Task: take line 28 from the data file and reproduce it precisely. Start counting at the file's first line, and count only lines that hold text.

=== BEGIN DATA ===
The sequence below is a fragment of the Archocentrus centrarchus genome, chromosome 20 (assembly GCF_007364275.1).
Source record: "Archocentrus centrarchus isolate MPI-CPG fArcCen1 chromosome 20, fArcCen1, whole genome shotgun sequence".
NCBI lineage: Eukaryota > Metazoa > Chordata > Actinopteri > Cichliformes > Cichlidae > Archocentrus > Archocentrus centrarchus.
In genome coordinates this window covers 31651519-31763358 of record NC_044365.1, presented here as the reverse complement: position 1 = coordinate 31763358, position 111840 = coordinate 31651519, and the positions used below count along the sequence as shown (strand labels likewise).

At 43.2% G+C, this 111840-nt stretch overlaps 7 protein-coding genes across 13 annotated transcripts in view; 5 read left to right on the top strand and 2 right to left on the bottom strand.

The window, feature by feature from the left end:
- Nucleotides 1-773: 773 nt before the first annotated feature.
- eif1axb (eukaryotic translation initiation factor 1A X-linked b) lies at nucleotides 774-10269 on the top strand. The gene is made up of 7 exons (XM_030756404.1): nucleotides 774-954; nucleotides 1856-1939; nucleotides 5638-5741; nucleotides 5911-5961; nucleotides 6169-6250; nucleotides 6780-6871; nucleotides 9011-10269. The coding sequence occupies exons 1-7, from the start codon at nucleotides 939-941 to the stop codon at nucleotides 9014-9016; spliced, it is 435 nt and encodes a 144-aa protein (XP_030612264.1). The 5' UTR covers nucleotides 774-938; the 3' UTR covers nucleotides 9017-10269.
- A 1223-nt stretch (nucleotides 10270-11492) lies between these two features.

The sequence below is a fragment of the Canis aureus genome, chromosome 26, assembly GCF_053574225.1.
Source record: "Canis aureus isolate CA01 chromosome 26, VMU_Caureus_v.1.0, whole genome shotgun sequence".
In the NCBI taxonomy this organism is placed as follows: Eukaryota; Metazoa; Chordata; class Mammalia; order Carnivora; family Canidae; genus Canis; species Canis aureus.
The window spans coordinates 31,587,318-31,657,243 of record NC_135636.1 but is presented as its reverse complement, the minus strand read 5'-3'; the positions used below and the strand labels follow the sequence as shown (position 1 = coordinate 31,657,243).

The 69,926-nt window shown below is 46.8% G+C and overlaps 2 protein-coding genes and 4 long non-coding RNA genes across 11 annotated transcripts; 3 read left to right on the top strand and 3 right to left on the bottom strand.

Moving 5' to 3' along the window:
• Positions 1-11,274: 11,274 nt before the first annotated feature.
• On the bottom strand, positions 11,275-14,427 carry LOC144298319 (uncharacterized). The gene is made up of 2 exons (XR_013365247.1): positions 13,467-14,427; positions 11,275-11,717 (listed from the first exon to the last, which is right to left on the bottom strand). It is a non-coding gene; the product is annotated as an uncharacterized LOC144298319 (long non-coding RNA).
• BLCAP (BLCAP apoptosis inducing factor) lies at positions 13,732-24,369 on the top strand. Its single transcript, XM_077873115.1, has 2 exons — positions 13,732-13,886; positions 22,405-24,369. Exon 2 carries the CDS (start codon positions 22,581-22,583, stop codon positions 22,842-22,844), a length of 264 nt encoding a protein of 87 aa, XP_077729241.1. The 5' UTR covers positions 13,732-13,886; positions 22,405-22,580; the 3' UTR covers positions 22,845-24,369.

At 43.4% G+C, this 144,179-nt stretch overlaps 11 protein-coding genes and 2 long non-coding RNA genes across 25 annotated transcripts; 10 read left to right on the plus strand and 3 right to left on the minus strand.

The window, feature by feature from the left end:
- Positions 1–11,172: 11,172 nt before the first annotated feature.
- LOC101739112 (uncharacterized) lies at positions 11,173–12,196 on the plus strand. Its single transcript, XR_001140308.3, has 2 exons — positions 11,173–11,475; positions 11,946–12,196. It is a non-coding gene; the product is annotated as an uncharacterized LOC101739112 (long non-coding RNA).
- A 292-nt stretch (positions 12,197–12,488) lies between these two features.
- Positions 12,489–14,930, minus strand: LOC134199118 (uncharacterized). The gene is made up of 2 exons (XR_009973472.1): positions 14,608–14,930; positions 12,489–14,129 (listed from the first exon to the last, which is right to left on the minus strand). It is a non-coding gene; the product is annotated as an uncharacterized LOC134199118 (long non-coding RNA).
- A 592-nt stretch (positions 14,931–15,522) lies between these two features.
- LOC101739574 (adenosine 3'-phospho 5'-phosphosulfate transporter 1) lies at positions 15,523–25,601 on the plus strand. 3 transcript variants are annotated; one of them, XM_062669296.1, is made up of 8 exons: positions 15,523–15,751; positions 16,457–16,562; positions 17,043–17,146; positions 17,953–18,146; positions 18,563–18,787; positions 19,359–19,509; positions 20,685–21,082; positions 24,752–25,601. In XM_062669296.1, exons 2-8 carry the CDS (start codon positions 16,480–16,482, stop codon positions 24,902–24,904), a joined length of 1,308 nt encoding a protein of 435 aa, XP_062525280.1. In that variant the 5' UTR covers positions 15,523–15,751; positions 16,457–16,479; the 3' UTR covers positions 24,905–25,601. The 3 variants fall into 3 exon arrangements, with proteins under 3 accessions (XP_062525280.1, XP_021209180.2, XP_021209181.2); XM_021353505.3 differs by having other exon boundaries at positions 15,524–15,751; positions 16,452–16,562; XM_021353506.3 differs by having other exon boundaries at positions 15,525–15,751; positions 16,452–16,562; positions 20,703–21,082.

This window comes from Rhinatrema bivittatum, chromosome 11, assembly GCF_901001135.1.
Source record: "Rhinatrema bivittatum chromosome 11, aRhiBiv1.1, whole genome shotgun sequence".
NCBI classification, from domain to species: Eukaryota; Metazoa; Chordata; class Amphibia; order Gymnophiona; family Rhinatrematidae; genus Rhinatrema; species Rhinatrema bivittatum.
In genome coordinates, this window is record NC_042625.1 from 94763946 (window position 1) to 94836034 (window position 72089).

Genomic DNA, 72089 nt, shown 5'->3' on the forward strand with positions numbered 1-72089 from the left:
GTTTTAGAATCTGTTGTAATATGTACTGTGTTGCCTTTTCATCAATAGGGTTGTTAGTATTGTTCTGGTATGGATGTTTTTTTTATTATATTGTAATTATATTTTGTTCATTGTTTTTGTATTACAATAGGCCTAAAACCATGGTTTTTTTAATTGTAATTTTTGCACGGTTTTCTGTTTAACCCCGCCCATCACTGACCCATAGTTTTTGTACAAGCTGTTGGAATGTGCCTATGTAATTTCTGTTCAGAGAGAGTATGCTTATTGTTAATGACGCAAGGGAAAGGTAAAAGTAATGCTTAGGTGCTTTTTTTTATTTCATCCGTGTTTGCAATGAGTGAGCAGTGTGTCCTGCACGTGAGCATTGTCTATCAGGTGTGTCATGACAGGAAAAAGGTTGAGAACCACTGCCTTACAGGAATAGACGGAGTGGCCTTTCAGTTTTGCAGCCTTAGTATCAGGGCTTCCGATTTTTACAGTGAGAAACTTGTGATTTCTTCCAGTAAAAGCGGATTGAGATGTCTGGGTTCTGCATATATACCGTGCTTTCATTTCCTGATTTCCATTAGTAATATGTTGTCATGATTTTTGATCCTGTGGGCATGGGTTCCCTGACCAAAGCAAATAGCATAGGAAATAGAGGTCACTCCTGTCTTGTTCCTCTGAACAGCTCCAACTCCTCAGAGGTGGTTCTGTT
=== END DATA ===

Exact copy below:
Source record: "Rhinatrema bivittatum chromosome 11, aRhiBiv1.1, whole genome shotgun sequence".